Family League's Jazmyn Covington Selected as Part of Prestigious ZERO TO THREE Fellowship ClassHome visiting Program Director joins 16 early childhood leaders worldwide to engage in 18-month transformative leadership experience
Washington, D.C., October 7, 2020 – ZERO TO THREE, the leading nonprofit dedicated to ensuring all babies and toddlers have a strong start in life, today proudly announced that Jazmyn Covington of Baltimore, MD has been selected for its 2020-22 Fellowship Class, joining 16 global leaders for the premier leadership development program in the early childhood field. Covington joins a vibrant and diverse cohort of leaders committed to advancing equitable and positive change in programs, systems, and policies affecting the health and well-being of babies, young children, and families.
The program empowers Fellows to be “change makers” in transforming programs, systems, and policies that impact the lives of infants, toddlers, and their families. Over the past three decades, more than 300 national and international leaders have completed the fellowship and become members of the esteemed Academy of ZERO TO THREE Fellows alumni network.
“We are delighted to welcome such a remarkable group of leaders to the ZERO TO THREE family, and we’re excited to see what they bring to the journey ahead,” stated Matthew Melmed, Executive Director at ZERO TO THREE. “This is a truly remarkable class that understands the importance of centering babies, toddlers, and their families at the heart of their efforts. We welcome them with open arms and we look forward to working with them in the years to come.”
Jazmyn Covington is the Program Director of Home Visiting at Family League of Baltimore and provides programmatic support to the Healthy Families America (HFA) programs in Baltimore City, which is an evidence-based model that promotes child well-being and prevents abuse and neglect through home visiting services that strive to empower families and communities. She is a leader in the B’more for Healthy Babies (BHB) Equity Workgroup, which works to ensure every expectant family can have a thriving baby and ultimately child, despite race, neighborhood, or socioeconomic status. Jazmyn is deeply committed to the advancement of racially and culturally responsive maternal and child health solutions, which can transform the health of not only the infants and toddlers of today, but of entire future generations of Black and Brown people.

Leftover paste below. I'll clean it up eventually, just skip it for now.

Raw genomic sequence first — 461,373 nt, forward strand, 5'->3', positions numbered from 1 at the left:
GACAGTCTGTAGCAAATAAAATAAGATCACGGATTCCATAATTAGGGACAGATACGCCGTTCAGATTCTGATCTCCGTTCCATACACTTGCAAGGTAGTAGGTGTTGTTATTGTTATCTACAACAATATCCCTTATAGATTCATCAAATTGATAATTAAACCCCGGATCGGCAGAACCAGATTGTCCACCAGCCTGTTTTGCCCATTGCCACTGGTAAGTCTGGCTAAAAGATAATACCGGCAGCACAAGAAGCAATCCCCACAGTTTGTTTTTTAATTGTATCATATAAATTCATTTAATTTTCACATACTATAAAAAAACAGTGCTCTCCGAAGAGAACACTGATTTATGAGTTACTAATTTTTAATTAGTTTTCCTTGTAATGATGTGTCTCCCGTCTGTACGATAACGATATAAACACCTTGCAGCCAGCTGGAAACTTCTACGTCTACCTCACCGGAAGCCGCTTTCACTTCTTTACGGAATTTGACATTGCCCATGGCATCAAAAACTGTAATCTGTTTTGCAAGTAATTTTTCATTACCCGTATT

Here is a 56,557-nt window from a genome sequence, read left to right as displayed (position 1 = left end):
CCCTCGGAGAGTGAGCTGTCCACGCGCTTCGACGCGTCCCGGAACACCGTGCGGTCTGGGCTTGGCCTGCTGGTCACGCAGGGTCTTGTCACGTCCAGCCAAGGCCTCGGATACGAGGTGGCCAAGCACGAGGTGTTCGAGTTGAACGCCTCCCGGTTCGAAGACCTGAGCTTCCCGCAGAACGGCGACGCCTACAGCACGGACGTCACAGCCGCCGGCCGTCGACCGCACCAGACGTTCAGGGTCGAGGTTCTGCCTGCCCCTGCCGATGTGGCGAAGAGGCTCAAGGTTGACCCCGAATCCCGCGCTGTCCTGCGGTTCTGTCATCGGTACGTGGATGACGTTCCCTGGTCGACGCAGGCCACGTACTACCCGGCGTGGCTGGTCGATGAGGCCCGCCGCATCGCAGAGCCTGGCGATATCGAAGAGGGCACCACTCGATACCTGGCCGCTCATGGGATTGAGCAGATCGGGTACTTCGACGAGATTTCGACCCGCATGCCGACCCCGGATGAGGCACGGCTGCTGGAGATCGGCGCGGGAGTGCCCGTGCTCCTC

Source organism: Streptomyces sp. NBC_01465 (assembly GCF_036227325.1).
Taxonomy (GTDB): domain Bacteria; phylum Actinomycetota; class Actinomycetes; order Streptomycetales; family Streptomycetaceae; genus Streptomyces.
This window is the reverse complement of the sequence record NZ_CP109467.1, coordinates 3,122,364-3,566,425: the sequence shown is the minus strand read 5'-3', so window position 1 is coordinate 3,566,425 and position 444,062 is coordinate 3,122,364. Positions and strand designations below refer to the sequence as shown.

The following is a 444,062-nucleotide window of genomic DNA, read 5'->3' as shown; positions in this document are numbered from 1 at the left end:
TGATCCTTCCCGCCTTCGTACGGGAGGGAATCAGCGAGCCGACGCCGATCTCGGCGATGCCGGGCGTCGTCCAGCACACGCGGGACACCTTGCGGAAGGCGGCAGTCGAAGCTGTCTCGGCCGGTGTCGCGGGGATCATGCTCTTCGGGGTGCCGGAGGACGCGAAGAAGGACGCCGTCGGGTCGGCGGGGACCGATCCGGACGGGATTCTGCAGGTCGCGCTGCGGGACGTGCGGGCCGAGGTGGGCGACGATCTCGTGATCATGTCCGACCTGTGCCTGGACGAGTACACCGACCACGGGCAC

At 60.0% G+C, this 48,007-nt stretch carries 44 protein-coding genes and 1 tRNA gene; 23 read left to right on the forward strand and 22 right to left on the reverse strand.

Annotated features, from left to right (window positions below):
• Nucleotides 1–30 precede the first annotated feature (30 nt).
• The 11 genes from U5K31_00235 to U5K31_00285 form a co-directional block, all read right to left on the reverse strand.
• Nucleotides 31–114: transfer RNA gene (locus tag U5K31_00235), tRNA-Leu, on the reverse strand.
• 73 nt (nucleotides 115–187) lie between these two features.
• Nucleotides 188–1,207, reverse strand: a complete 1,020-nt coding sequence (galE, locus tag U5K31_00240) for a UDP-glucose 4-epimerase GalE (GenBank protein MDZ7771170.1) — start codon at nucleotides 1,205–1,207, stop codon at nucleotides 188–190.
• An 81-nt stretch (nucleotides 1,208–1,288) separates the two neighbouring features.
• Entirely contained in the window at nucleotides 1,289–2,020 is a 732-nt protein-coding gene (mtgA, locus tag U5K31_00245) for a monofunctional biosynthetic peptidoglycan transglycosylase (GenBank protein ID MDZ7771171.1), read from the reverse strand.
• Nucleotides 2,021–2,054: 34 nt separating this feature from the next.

This year’s class of Fellows come from three countries and 11 states plus Washington, DC, and cover nearly every aspect of early childhood development. Throughout their 18-month program, the Fellows will have a robust experience and establish deep, substantive relationships that will be professionally and personally transformative.
Other members of the 2020-22 Fellowship Class include:
Sajeda Atari, Jordan – Sajeda is a Child Protection and Early Childhood Development (ECD) Specialist for UNICEF, living in Jordan. She leads UNICEF’s nationwide Parenting Support Programs and supports UNICEF’S parenting agenda on a regional level. Sajeda’s work at UNICEF requires her to work closely with government officials and serve a pivotal role in improving ECD services and coordination at the national level. She is committed to strengthening systems, delivering support services, and improving access to quality early detection and early intervention for young children, particularly those with disabilities.
Jessica Beach, North Carolina – Jessica uses her expertise in Tribal Engagement to work with Community and Tribal partners to build awareness of Medicaid transformation in North Carolina. She leads the WellCare NC Healthy Nations Program, which focuses on increasing positive health outcomes for Medicaid beneficiaries through culturally responsive and competent approaches to managed care. Jessica’s passion is working collaboratively with partners whose work does not often intersect with her own to create innovative approaches that support all infants and toddlers in reaching their full potential.
Shannon Bekman, Colorado – Shannon is a licensed clinical psychologist and the Director of Right Start for Colorado, a SAMHSA-funded initiative aimed at expanding Colorado’s infant and early mental health workforce and clinical services. Shannon developed IECMH programming for the Mental Health Center of Denver and brought to the city much needed clinical services for children ages 0-5 and their caregivers, with an emphasis on the amelioration of trauma. As a front-line professional in a large, urban community mental health clinic whose mission it is to serve under-resourced, low-income, culturally diverse young children and families who are overburdened by chronic stressors, Shannon recognizes her commitment as a white, cis-gendered, highly educated woman to work to counteract social injustice where she can.